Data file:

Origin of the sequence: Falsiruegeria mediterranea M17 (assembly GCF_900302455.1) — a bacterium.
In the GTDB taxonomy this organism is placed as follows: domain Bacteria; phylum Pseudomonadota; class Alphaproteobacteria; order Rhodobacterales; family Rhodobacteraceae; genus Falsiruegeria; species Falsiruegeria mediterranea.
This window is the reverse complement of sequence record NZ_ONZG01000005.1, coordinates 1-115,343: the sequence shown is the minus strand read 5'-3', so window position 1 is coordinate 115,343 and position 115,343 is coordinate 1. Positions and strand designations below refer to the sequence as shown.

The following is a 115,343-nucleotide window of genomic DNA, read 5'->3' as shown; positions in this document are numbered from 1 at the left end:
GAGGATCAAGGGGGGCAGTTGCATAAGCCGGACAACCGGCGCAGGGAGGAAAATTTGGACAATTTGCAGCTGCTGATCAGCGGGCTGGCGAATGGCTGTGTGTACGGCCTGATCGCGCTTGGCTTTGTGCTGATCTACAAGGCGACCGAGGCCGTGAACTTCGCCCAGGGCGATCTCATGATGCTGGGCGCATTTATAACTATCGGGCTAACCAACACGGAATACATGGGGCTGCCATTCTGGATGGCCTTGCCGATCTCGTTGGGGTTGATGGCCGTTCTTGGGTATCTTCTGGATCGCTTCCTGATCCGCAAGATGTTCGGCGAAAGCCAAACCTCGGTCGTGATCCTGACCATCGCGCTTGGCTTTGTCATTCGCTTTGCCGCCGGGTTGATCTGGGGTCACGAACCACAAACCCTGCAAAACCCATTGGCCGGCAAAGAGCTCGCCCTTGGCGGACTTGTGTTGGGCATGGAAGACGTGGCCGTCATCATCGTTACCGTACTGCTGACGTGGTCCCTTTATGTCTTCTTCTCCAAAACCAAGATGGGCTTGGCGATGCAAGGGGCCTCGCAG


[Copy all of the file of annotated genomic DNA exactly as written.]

Origin of the sequence: Falsiruegeria mediterranea M17 (assembly GCF_900302455.1) — a bacterium.
In the GTDB taxonomy this organism is placed as follows: domain Bacteria; phylum Pseudomonadota; class Alphaproteobacteria; order Rhodobacterales; family Rhodobacteraceae; genus Falsiruegeria; species Falsiruegeria mediterranea.
This window is the reverse complement of sequence record NZ_ONZG01000005.1, coordinates 1-115,343: the sequence shown is the minus strand read 5'-3', so window position 1 is coordinate 115,343 and position 115,343 is coordinate 1. Positions and strand designations below refer to the sequence as shown.

The following is a 115,343-nucleotide window of genomic DNA, read 5'->3' as shown; positions in this document are numbered from 1 at the left end:
GAGGATCAAGGGGGGCAGTTGCATAAGCCGGACAACCGGCGCAGGGAGGAAAATTTGGACAATTTGCAGCTGCTGATCAGCGGGCTGGCGAATGGCTGTGTGTACGGCCTGATCGCGCTTGGCTTTGTGCTGATCTACAAGGCGACCGAGGCCGTGAACTTCGCCCAGGGCGATCTCATGATGCTGGGCGCATTTATAACTATCGGGCTAACCAACACGGAATACATGGGGCTGCCATTCTGGATGGCCTTGCCGATCTCGTTGGGGTTGATGGCCGTTCTTGGGTATCTTCTGGATCGCTTCCTGATCCGCAAGATGTTCGGCGAAAGCCAAACCTCGGTCGTGATCCTGACCATCGCGCTTGGCTTTGTCATTCGCTTTGCCGCCGGGTTGATCTGGGGTCACGAACCACAAACCCTGCAAAACCCATTGGCCGGCAAAGAGCTCGCCCTTGGCGGACTTGTGTTGGGCATGGAAGACGTGGCCGTCATCATCGTTACCGTACTGCTGACGTGGTCCCTTTATGTCTTCTTCTCCAAAACCAAGATGGGCTTGGCGATGCAAGGGGCCTCGCAG